2. Soak in some sun.

Go outside during the early daylight hours to wake up and train your body to respond better to an early start to the day. “The daylight resets your circadian clock and helps shift you toward morningness,” said Randler.

3. Get moving.

Start your day with a brisk walk, run, swim or other form of exercise. You’ll get your blood pumping, work up an appetite for breakfast and kick your morning off in a healthy way. If you are feeling energetic when you begin working, you are ready to adopt good personal effectiveness habits.

4. Start work on the right foot.

When you get to work, resist the temptation to spend an hour or two reading emails, making phone calls and other tasks that aren’t at the top of your priority list. Instead, make a list of your top to-do list items for the day and tackle those first, before doing anything else.

Are you a morning person or an evening person? What are your top a.m. personal effectiveness tips?


Learn more about EDSI’s Increasing Personal Effectiveness course.

Posted by & filed under Work Life Balance.

Many professionals consider developing a culture of flexibility in the workplace a necessity, not a perk or a wish-list item. Growing numbers of leaders in different fields are becoming more vocal in their support of workplace flexibility to accommodate employees’ need to balance work and personal or family responsibilities.

At a February 2011 event sponsored by the Society for Human Resource Management (SHRM) and the Families and Work Institute (FWI), Admiral Mike Mullen, Chairman of the Joint Chiefs of Staff, called adapting to these changes  “a strategic imperative for our country,” sentiments also echoed by representatives from companies including Deloitte LLP, the largest professional services firm in the U.S., and Ryan LLC., a mid-sized Dallas-based tax service firm.

From SHRM:

“People are our best resource, and we have moved to a much broader and deeper understanding of what that means,” said Mullen. “Military families have been through an extraordinarily difficult time,” he noted, with one parent often away for extended periods while their spouse holds a full-time job. Even with both parents stateside, military careers have involved strenuous (and often inflexible) hours. “The strains this imposes on families has led many star performers to abandon their military careers at a time when the nation simply can’t afford to lose their talent and experience,” Mullen observed. To confront this loss of talent, Mullen has championed workplace flexibility in the armed forces.

Recent research supports the argument that employees value having more control over their schedules, time off or work location. In the Families and Work Institute’s 2008 National Study of the Changing Workforce, 87 percent of all employees reported that having the flexibility to manage their work and personal obligations would be “extremely” or “very” important if they were looking for a new job. One in 5 employees disagree “somewhat” or “strongly” that they have the workplace flexibility that they desire in their current jobs.

The study also gathered the following data:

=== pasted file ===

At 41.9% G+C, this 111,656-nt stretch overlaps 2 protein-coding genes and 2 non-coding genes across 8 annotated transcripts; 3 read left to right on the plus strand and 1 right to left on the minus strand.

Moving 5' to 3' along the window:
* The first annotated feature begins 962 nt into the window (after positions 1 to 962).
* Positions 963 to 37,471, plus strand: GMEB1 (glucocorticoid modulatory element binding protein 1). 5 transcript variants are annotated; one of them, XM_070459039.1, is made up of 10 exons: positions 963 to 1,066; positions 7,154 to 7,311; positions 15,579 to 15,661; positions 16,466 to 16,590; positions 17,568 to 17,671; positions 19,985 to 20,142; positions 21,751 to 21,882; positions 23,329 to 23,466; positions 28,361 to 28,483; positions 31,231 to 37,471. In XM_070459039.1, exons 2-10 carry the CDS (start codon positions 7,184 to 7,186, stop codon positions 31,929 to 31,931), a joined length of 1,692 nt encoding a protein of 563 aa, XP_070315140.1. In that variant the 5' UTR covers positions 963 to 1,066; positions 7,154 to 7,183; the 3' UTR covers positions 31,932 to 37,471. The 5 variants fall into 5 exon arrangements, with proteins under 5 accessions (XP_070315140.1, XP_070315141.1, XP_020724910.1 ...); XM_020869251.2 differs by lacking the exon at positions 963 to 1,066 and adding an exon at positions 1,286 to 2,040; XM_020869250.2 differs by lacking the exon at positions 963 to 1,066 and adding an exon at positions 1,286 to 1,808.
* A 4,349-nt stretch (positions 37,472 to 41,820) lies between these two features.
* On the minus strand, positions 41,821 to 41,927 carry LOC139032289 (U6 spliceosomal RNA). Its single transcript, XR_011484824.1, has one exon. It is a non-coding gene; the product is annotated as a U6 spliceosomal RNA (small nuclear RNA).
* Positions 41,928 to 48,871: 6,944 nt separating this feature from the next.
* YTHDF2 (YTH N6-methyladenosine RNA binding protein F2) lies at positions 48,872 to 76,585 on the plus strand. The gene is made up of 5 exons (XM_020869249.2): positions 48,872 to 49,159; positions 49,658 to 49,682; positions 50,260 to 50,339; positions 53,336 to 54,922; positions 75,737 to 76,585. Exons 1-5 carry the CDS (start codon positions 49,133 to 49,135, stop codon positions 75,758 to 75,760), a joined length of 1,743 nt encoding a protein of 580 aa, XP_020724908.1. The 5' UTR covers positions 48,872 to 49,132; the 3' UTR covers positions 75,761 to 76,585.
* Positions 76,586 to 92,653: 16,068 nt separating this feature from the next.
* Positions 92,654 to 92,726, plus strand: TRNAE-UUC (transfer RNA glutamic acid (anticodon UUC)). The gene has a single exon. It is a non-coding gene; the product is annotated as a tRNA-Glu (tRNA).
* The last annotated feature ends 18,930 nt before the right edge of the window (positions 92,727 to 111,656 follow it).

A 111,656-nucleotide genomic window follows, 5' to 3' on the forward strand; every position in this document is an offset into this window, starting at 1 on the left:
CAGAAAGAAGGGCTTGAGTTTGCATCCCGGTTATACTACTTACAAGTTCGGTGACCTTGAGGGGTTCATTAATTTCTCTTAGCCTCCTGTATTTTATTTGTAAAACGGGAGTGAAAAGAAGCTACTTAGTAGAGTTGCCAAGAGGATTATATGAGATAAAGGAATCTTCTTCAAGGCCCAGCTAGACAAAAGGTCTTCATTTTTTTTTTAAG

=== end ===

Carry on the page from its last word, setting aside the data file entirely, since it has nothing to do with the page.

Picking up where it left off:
• 75 percent of employed parents feel they don’t have enough time with their children, up from 66 percent in 1992.
  • 63 percent of employees in relationships feel they don’t have enough time with their spouses or partners, compared with 50 percent in 1992.
  • 60 percent of employees feel they don’t have enough time for themselves, up from 55 percent in 2002.
  • 79 percent of employers offer traditional flex time to some employees and 37 percent offer it to all or most employees.
  • 32 percent of employers allow some employees to change their starting and quitting
  • times on short notice (daily flex time), and 10% permit all or most of these employees to do so.
  • 50 percent of employers offer occasional flex place to some employees, and 3 percent offer this option to all or most employees.
  • The percentage of employees who are allowed to take time off during the workday to take care
  • of personal or family matters has increased, along with employees who have access to paid holidays and the opportunity to perform volunteer work during work time.

In many ways, employees in 2011 have more flexible work options than ever before– from being able to make last-minute scheduling changes because of a sick child to having the opportunity to work from home occasionally. However, advocates for workplace flexibility argue that more can be done to meet the needs of employees.

What do you think? Do you have flexible work options within your organization? What are the benefits and challenges of creating a culture of flexibility?  Employee development courses should weave in content on workplace flexibility.


Learn about EDSI’s Working Successfully in a Changing Environment course.

Posted by & filed under Communication.

Lately, the news has been full of stories of professionals who have gotten into trouble or lost their jobs over their conduct on social media websites or blogs. The importance of professionalism in relation to social media has never been more apparent.

In February, Pennsylvania high school English teacher Natalie Munroe was suspended for posting vitriolic comments about her students on her personal blog (one example: “My students are out of control. They are rude, disengaged, lazy whiners. They curse, discuss drugs, talk back, argue for grades, complain about everything, fancy themselves entitled to whatever they desire, and are just generally annoying.”).